Economic Help Is On The Way To Physicians And Medical Practices

March 31, 2020 | Client Alerts

With the enactment of the Coronavirus Aid, Relief, and Economic Security Act (“CARES Act”) on March 27, much needed economic relief is on its way to physicians, medical practices, and other healthcare providers and suppliers that are experiencing financial hardship as a result of the COVID-19 public health emergency. Here is a summary of three of the economic aid programs that may be of particular interest to our healthcare clients.

Forgivable Loans for Small Businesses

The CARES Act establishes a $349B “Paycheck Protection Program” (PPP) for small businesses financially suffering from the COVID-19 crisis. In the health care sector, the PPP may be particularly helpful for smaller physician practices and dental practices.

The PPP, an extension of the existing Small Business Administration 7(a) program, covers the period from February 15, 2020, through June 30, 2020.  Loan applicants may be granted up to $10M with an interest rate not to exceed 4%.  Approved 7(a) lenders can issue the covered loans to eligible borrowers. Some additional key terms of the PPP set forth in the Act are summarized below:

  • Eligibility: Companies with 500 or fewer employees, as well as sole proprietors, independent contractors and other self-employed individuals, may be eligible if they were operating with paid employees or contractors as of February 15, 2020. The term “employee” includes individuals employed on a full-time, part-time, or other basis.  Affiliated entity considerations may apply, and aggregation may be required for entities under common control.

  • Maximum Loan Amount: The maximum loan amount is 2.5x the borrower’s average total monthly payroll coss, or up to $10M. Payroll costs include salary, wages, commission, cash tips, PTO, allowance for separation, group health insurance premiums, retirement benefits, and payment of state or local tax assessed on compensation.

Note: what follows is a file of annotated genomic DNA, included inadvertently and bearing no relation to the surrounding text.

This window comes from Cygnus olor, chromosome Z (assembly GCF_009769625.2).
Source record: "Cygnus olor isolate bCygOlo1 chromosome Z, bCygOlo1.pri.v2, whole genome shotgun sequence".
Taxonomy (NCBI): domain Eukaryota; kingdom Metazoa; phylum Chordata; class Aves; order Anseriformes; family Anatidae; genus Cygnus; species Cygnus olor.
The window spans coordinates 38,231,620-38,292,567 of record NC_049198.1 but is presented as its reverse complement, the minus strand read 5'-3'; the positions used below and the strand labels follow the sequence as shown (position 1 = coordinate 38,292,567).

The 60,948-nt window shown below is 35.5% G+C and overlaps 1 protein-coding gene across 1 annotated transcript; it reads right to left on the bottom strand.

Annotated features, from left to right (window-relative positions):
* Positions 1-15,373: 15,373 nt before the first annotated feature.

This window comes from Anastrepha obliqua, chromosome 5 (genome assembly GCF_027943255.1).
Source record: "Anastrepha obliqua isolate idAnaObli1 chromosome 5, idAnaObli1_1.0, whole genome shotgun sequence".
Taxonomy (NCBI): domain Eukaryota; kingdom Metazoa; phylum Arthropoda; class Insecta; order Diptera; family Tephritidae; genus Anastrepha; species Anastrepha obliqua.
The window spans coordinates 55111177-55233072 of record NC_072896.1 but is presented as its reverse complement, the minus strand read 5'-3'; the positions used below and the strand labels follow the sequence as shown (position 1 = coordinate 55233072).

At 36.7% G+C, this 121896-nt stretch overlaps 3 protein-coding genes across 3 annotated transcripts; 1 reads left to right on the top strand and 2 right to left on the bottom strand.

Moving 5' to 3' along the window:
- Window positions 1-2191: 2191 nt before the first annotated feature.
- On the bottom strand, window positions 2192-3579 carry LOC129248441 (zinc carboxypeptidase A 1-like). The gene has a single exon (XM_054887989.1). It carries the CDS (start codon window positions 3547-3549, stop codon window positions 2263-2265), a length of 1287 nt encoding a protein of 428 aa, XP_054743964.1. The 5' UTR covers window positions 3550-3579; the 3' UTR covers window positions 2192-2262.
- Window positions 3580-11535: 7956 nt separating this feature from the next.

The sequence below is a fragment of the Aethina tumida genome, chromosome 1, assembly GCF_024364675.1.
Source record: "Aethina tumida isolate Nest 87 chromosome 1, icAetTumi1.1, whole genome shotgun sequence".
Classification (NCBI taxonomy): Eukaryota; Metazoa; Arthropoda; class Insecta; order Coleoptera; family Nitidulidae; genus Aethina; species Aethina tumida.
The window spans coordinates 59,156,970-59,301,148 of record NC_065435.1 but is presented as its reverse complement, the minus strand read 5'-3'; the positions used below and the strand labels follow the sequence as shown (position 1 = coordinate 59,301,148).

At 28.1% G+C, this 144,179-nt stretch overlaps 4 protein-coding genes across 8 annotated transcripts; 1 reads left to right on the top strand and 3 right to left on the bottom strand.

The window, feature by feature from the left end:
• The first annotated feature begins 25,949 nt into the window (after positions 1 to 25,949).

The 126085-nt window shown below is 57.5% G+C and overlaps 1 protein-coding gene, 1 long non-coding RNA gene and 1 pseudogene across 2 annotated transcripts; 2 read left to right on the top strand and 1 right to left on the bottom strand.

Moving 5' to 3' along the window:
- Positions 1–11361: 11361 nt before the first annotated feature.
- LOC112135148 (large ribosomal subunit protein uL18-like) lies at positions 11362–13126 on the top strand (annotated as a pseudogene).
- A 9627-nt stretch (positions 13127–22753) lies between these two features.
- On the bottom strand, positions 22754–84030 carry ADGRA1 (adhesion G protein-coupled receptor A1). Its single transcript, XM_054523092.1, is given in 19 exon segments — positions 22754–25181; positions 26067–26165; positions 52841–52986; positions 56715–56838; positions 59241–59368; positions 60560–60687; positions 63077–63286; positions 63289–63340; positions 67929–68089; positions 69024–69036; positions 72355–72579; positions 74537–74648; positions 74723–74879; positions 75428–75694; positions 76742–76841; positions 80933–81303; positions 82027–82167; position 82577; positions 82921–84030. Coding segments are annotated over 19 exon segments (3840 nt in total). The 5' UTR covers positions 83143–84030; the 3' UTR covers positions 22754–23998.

• Personal Guarantees/Collateral: No personal guarantee or collateral is required. The SBA has no recourse against individual shareholders, members and partners of borrowers for non-payment of PPP loans except to the extent the loan is used for an unauthorized purpose.

  • Allowable Uses: Allowable uses of the loan include covering costs related to employee compensation and benefits, including: (i) payroll costs, (ii) costs related to the continuation of health care benefits during periods of paid sick, medical or family leave, (iii) employee compensation (up to $100K per employee, prorated during the covered period), (iv) mortgage interest obligations, (v) rent, (vi) utilities, and (vii) interest on debt incurred before the covered period. Payroll costs do not include sick leave wages or family leave wages, for which a tax credit is allowed under the Families First Coronavirus Response Act (FFCRA).

  • Loan Forgiveness: PPP loans are eligible for forgiveness through a process that encourages companies to retain (and/or re-hire) employees. PPP borrowers are eligible for loan forgiveness equal to the amount spent by the borrower during an 8-week period after the origination date on (i) rent, (ii) eligible payroll costs, (iii) interest on a mortgage, and (iv) utility payments. The PPP incentivizes companies to retain employees by reducing the amount forgiven proportionally by any reduction in employees retained compared to the prior year. To encourage employers to rehire any employees who have already been laid off due to the COVID-19 crisis, the Act provides that borrowers that re-hire workers previously laid off will not be penalized for having a reduced payroll at the beginning of the period. Any amount forgiven under the CARES Act that would ordinarily be includible as gross income to the borrower for federal tax purposes is excluded from gross income